Please keep in mind that there is no way to improve the recovery dramatically. But you can do something from your side to make the task for your body easier. Our suggestions are applicable both for patients who are suffering from acute facial palsy and for those suffering from residuals and complications after long-standing facial palsy.
Five suggestions on how to improve your recovery after acute Bell’s palsy.
- Do NOT try to force your face into facial expressions.
On the contrary. Try to find some time a couple of times per day, and sit quietly for about 10 minutes. Listen to your face and try to restore the sensory balance between the affected and the healthy side. Try to perceive your face as one whole, and not as a combination of two separated halves.
- We do not recommend to our patients to use any facial exercises.
Such as pronouncing letters, pronouncing sounds, making some facial expressions, forcing your muscles into making some faces. From our point of view and also based on our experience, doing active, voluntary movements may facilitate the formation of synkinesis. It may also lead to contractures of facial muscles as well as create some sensation of tension in your face. Which, of course, we want to avoid.
- Do a conscious relaxation of your facial muscles.
Find a couple of minutes, a few times per day, sit quietly and focus on conscious relaxation of your facial muscles, one by one. Learn the facial muscles that we have in our face, so you can “feel” them under your skin. Try to focus your attention on relaxing them one by one.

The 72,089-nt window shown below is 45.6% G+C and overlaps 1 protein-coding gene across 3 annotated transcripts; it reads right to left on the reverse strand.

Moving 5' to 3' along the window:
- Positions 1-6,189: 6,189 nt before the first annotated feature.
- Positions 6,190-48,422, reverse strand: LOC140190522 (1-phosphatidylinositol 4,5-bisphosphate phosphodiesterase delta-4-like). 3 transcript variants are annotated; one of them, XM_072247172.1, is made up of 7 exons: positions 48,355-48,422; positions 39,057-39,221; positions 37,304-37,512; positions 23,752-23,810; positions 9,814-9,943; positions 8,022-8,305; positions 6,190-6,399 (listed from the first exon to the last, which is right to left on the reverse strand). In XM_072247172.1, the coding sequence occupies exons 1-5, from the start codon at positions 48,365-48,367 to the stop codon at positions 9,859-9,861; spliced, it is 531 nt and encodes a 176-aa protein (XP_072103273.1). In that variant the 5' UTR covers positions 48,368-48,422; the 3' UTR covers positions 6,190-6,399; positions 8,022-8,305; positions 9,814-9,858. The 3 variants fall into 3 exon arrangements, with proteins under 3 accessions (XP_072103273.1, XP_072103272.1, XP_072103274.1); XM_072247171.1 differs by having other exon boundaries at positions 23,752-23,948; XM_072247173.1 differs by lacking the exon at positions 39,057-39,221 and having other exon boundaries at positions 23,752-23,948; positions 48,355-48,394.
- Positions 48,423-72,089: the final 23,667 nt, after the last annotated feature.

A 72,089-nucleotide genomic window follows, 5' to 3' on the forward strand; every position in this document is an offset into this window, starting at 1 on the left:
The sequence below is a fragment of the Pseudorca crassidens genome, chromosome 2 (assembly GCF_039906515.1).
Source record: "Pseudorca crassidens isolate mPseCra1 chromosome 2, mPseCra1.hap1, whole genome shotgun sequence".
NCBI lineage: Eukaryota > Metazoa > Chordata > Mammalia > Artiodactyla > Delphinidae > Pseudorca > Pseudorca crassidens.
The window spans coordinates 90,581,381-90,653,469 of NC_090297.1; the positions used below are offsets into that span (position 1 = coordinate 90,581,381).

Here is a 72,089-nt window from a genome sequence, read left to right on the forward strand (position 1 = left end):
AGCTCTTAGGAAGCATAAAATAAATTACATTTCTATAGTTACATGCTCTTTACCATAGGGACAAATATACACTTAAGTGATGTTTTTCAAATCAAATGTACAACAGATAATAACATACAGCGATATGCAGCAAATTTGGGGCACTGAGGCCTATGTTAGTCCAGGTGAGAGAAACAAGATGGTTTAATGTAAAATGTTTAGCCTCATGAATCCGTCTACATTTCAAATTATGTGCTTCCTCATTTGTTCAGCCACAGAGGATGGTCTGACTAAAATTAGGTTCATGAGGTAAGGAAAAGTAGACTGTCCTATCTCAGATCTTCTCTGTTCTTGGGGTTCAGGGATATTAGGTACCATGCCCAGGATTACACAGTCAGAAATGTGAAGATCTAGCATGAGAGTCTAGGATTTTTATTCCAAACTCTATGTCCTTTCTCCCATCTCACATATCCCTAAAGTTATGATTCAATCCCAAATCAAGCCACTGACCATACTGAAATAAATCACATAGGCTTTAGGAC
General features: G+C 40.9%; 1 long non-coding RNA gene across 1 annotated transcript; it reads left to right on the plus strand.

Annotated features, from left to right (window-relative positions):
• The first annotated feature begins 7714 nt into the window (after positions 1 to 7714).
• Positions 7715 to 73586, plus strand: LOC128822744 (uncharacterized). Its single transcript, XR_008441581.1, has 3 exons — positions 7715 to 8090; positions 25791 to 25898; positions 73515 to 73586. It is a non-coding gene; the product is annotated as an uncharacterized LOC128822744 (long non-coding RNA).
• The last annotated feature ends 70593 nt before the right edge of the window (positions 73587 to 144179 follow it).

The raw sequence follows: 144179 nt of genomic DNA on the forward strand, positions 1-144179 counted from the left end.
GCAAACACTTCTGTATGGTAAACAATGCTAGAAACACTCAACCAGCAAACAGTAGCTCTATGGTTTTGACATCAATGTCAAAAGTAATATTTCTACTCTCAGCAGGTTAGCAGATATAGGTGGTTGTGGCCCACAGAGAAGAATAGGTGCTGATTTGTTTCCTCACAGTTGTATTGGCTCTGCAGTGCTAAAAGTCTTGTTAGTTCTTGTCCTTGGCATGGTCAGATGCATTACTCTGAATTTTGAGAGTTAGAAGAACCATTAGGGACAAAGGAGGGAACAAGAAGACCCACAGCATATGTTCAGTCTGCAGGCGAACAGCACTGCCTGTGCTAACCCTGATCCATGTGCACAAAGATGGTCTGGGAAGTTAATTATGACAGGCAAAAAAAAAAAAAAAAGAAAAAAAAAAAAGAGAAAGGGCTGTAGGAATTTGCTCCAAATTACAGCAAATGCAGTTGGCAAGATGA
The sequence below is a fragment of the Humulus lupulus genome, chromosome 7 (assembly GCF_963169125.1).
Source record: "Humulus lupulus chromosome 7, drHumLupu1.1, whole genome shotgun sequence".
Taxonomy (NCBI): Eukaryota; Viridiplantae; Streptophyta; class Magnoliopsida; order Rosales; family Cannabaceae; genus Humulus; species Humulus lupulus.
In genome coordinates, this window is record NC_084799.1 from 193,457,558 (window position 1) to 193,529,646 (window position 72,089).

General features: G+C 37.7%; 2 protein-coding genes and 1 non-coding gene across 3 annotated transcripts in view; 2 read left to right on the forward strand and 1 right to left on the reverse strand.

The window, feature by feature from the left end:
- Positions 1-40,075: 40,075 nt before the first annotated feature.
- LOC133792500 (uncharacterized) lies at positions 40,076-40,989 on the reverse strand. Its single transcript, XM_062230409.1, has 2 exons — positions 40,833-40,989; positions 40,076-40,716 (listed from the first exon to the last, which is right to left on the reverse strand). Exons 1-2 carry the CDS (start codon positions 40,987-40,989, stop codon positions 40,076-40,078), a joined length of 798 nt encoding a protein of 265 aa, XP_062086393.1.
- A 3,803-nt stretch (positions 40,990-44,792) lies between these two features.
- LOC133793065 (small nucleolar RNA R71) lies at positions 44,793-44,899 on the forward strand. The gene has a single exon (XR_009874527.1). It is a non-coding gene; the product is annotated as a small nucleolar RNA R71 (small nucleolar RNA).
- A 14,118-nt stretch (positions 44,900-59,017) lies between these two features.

This exercise will help your brain to maintain good background relaxation of facial muscles. We want your brain to avoid developing a habit of over-amplifying your facial muscle contractions. It will help you to move your muscles, to move your face, in a more proportional manner. Especially if you find a couple of times per day 2, 3, 5 minutes, as much as you can allocate to this task.
- Do a gentle massage of your face with both hands, both sides at the same time.
Three or four minutes each time. Put a few drops of massage oil or gel on your face, so you don’t pull your skin unnecessarily. Please bear in mind that you should do your self-massage with slow, gently stroking movements. There is no need for any special techniques. The general direction of the movements: from midline – outwards, and from lower face – upwards.
- Do not use force when you’re doing your facial massage.
The idea behind self-massage is to create a calm, tranquil state of mind and emotions and to restore the sensory balance between both sides of your face.
I hope that this information will help you to have a clear picture of what to do, what not to do, and what to expect if facial palsy happens to you.
And I hope that you will recover fully and very soon.
Please do not worry. In the absolute majority of cases, the recovery is complete, and only a small fraction of patients who have suffered facial palsy develop some residuals and complications. If that is the case in your situation, please feel free to write to us or speak with our specialists in a video diagnostic session. Together we will decide how to proceed and how to bring back the balance to your face, restore the symmetry of your facial movements and how to bring back your smile.
– Alex Pashov
Crystal Touch Bell’s palsy clinic